In lotus-land Japan - PDF book by Herbert George Ponting

in lotus-land Japan ( With illustrations )

in lotus-land Japan


It is with no little trepidation that I have ventured to enlist myself in the large army of those who have written about Japan, and I can only plead the following reasons as an excuse for having done so. When I first went to Japan, my main objective was to photograph the country to my heart's content — for my camera has always been, to me, one of the things which made life most worth living.

 During my travels, however, I took copious notes; and as the fortunes of a wanderer led me several times back again to this beautiful land, these notes became so voluminous that the suggestion of friends, resident in Japan, that I should embody my experiences in a book, written round some of my photographs, was an idea which presented no great difficulty in the way of achievement. Indeed, interesting experiences were so many, during my three years of travel in the country, that the most perplexing problem was what to omit, so as to keep the size of the book within reasonable limits.

 Descriptions of many incidents and places have therefore been ruthlessly expunged in this process of elimination, but in what has been retained will be found some account of the best of everything I have learned about Japan. The beaten tracks, including as they do the most famous points of interest, are naturally the best tracks; but in the hope of making the book as readable as possible, I have included a few experiences I had far from tourist haunts; and, to lend variety, have added some that befell me during the late war, together with accounts of the wonderful work of the present-day artist-craftsmen and of the old-time swordsmiths.

From the time we left San Francisco's fine harbour behind us, few had been the daylight hours when the heavens were not mirrored in the ocean. 

The sun sank each evening in a cloudless sky ahead of us, only to reappear next morning in a cloudless sky astern, and each successive day had been but a repetition of the lovely day preceding it. It was a record voyage for the weather. 

No one on board could remember the like. The end of it came at last, however, as it does to all good things; but to the final hour of the voyage the kindly fate that had befriended us never deserted us, and the last evening was even more beautiful than all the others had been, for the moon was full, the night as lovely as a night at sea can be, and the very air seemed laden with the spirit of the land of our dreams that would soon be a dream no more. I was up next morning long ere the first streaks of dawn had dimmed the brilliancy of the moonlight.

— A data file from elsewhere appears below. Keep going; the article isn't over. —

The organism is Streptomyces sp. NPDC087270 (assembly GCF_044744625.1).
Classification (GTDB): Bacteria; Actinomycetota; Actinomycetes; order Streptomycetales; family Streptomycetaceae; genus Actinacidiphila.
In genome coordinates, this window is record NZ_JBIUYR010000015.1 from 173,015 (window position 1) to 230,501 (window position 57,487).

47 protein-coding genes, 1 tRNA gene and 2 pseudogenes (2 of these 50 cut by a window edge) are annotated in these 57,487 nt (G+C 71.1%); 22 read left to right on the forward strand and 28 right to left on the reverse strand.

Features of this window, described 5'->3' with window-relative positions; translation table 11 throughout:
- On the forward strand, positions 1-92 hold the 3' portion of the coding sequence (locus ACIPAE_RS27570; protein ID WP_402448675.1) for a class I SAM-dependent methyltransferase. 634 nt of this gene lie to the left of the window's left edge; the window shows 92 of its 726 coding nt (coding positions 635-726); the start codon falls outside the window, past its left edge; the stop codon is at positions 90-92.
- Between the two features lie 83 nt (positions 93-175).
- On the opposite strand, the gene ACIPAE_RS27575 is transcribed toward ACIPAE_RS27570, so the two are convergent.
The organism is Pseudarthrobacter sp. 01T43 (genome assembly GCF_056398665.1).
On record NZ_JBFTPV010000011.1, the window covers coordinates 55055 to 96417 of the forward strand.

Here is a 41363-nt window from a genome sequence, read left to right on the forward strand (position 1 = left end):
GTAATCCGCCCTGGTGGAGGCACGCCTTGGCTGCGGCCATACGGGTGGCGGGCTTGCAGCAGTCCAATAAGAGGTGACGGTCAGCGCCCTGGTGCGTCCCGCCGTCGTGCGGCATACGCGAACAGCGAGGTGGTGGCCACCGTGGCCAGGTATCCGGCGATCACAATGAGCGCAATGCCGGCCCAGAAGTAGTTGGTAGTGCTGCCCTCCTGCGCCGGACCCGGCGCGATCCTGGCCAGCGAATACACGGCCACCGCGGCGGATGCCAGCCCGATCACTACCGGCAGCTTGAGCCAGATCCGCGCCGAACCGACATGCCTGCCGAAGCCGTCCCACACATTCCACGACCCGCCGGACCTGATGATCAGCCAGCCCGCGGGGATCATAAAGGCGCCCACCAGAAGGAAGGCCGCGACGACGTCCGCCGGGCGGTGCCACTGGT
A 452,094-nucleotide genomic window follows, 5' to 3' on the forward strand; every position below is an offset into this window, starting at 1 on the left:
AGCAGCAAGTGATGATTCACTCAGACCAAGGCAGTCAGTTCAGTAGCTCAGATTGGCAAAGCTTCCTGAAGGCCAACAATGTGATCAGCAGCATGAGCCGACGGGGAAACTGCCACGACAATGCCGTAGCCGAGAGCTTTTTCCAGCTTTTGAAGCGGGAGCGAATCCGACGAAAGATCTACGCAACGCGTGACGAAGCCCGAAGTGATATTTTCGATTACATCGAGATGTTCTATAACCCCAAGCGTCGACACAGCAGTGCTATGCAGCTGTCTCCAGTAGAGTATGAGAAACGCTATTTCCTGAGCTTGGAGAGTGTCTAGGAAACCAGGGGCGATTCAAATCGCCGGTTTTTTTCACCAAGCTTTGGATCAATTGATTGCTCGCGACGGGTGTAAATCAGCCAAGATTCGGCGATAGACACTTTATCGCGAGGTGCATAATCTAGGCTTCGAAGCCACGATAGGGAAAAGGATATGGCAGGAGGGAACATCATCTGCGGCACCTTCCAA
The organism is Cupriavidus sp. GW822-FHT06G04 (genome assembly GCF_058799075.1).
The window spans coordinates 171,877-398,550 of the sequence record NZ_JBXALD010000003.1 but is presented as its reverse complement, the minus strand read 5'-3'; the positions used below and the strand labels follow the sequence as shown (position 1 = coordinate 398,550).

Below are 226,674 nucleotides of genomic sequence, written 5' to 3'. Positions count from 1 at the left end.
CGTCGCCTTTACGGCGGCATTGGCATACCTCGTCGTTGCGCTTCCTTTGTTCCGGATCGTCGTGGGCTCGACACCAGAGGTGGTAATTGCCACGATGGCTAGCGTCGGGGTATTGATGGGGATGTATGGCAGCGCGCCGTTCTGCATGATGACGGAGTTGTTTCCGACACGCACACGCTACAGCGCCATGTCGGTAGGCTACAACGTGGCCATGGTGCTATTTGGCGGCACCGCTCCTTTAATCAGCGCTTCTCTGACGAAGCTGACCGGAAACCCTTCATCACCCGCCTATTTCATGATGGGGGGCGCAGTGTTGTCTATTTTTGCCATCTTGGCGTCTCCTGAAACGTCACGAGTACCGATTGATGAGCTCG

We were due to anchor at Yokohama soon after daybreak, and, as I came on deck, soft, balmy breezes, borne of our rapid progress, whispered gently in my ears, and bore on their wings the scent of land. I went up into the bow and saw that as the sharp prow parted the glassy waters which mirrored the starry heavens, thin feathers of spray leapt high along with the chap. vessel's trim and tapering sides, and burned with a ghostly light which spread around the ship, so that she seemed to be moving in a sea of fire. 

Seldom have I seen the ocean so phosphorescent in any part of the world. We were steaming just off the entrance to Tokyo Bay, and now and then a junk, or some smaller fishing- boat, loomed suddenly out of the night, drifted like a phantom across the silvery path of the moonlight, and passed as suddenly again into the dusky shadows. 

As the day began to break, this craft increased in number and distinctness until a vast fleet of many hundreds of them could be seen, homeward-bound from the work of the night. 

The great sails of the junks hung listlessly in a hundred tiny festoons that threw soft shadows on the white, and the smaller boats, the sampans — with the half-nude figures of the fishermen swinging to and fro against the background of the moonlit water, as they worked the long sweeps, called yulos — formed a novel and delightful picture that filled me with anticipation of what was yet to come. Whilst my attention was absorbed with the fishing- boats the morning rapidly grew, and now the delicate outline of that loveliest of all mountains of the earth — that wondrous inspiration of Japanese art, Fuji-san — was softly painted on the western skies. The grey of dawn was shot with pink, and blue, and amber, and high in the iridescent azure, far above the night-mists clinging to the land, the virgin cone of Fuji hung from the vault of heaven.

 book details :
  • Author: Herbert George Ponting
  • Publication date: 1910
  • Company: London, Macmillan and co., limited

  • Download 16.7 MB

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